Something strange in the neighborhood.
“Are you troubled by strange noises in the middle of the night? Do you experience feelings of dread in your basement or attic? Have you or your family ever seen a spook, specter or ghost?"
[image1]As far back as I can remember, I've always wanted to be a Ghostbuster. It was right up there with wanting to be a Jedi or He-Man (I've always had realistic goals in life). I think that's why out of everyone here at GR, I was best suited to tackle Ghostbusters: The Video Game. Nick saw the movie when he was five so he doesn't remember what happened, and Duke lacks the passion for it. I, however, quote lines from the the film several times a week, have attempted to make my own proton accelerator, and have a tattoo of Ray Parker Jr. on my chest (okay, that last one's a lie). Plus, I threatened to kidnap Duke's coveted Lara Croft statue if he didn't give me this one.
You need a fanboy for it, because that's who this game is for: the fans. The folks who, 25 years after the film's making, are still salivating more than a line of PAX nerds waiting to get Felicia Day's autograph for more Ghostbusters.
So is it awesome? The short answer: Yes. It is awesome... but not without some glaring flaws. Even with these problems, though, there is just so much that was done right that it's hard not to enjoy the experience.
You play as a nameless rookie who gets the privilege, no, the honor of field testing all the new proton blasters and experimental lasers that could make your nuts grow giant tumors and explode. Some crazy events have been happening in New York City since the arrival of the new Gozer exhibit, and they only get crazier. Not only that, but you've got Walter Peck breathing down the back of your neck and just looking for an excuse to shut you down.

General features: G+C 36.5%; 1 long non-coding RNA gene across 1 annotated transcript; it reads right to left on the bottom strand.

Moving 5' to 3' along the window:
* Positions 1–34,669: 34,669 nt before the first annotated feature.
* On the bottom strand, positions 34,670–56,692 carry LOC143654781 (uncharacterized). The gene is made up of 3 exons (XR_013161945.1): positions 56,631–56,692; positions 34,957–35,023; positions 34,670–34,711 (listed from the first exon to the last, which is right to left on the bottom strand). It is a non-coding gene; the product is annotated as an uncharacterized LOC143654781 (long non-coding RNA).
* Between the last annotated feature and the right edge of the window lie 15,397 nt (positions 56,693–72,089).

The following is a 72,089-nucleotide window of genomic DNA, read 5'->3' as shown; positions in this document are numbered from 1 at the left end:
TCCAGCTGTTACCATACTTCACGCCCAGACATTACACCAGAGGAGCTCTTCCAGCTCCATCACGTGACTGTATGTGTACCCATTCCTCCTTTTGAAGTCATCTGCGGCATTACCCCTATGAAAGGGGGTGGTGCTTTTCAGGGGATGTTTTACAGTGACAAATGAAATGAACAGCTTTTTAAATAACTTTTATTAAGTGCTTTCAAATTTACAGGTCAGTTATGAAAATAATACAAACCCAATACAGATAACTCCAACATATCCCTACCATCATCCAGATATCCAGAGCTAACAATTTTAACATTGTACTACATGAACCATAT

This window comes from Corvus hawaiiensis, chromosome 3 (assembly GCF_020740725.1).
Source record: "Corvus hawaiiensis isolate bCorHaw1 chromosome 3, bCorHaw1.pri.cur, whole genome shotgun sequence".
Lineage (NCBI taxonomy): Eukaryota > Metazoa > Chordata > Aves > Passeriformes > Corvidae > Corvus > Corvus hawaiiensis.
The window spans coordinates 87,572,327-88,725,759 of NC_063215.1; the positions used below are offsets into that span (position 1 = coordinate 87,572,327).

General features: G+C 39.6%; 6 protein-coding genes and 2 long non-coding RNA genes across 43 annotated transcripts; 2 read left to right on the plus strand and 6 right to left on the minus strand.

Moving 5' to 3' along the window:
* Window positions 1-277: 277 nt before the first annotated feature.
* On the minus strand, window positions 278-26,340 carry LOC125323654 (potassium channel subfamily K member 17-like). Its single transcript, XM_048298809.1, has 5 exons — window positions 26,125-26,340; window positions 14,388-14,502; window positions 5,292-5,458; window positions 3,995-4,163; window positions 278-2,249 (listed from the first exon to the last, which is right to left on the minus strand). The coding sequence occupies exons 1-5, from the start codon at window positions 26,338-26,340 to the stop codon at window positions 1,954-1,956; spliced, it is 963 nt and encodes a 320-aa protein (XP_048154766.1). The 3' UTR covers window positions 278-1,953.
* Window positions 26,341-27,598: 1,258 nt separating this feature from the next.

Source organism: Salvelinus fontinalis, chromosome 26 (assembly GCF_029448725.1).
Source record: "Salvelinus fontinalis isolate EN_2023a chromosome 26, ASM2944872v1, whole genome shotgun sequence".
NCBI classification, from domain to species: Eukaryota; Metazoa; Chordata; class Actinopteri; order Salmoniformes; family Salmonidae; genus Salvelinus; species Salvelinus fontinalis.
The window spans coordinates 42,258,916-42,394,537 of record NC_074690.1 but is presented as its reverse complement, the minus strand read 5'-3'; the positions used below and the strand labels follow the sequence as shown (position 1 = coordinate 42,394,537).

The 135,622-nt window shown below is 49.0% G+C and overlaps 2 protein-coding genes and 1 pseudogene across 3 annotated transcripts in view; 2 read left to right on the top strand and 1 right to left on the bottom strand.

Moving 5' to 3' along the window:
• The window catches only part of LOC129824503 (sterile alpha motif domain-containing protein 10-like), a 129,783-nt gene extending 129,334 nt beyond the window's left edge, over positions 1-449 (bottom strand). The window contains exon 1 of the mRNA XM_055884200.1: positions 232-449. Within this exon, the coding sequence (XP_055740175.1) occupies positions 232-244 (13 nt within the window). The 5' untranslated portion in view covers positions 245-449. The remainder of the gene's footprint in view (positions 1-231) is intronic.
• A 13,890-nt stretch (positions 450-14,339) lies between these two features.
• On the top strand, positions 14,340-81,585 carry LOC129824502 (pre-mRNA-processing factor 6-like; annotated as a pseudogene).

[image2]In your quest to find out just what the hell is going on, you'll get a chance to blast the Stay Puft marshmallow man to gooey bits, capture the Gray Lady, and get slimed more than you would ever care to. The design choice to have the player be a nameless newbuster as opposed to one of the original four actually adds to the immersion, as if it was me kicking it with Egon and Ray instead of just using them as avatars to progress through the story.
The script is great, and as you would expect, there are a ton of nods to the source material. The humor has the right amount of sarcasm and semi-cheerful-morbidness, and everyone in the game is played by the original actor - getting the cast to reprise their roles is a rather impressive feat in its own right. (Okay, I'm sure no one's that shocked that Ernie Hudson accepted the work, but It's not like Bill Murray strapped for cash or anything.)
Most of the voice acting is great, but Alyssa Milano is horrible as the Gozerian expert Dr. Ilyssa Selwyn (somewhere, Tony Danza hangs his head in shame). A porn star with a speech impediment could have done a better job. And it's hard to tell whether or not Bill Murray is phoning it in sometimes - maybe he's just old or drunk - as the quality of his performance is sporadic. But that is all compensated by the performances from the rest of the cast, especially Dan Akroyd as the over-enthusiastic Ray.
Some of the early cutscenes seemed to have a lip-synching problem, which gives some of the cuts a late night Kung-Fu theater vibe. But they do get progressively more polished as you make your way through the plot. It is a bit distracting, though, breaking the moment.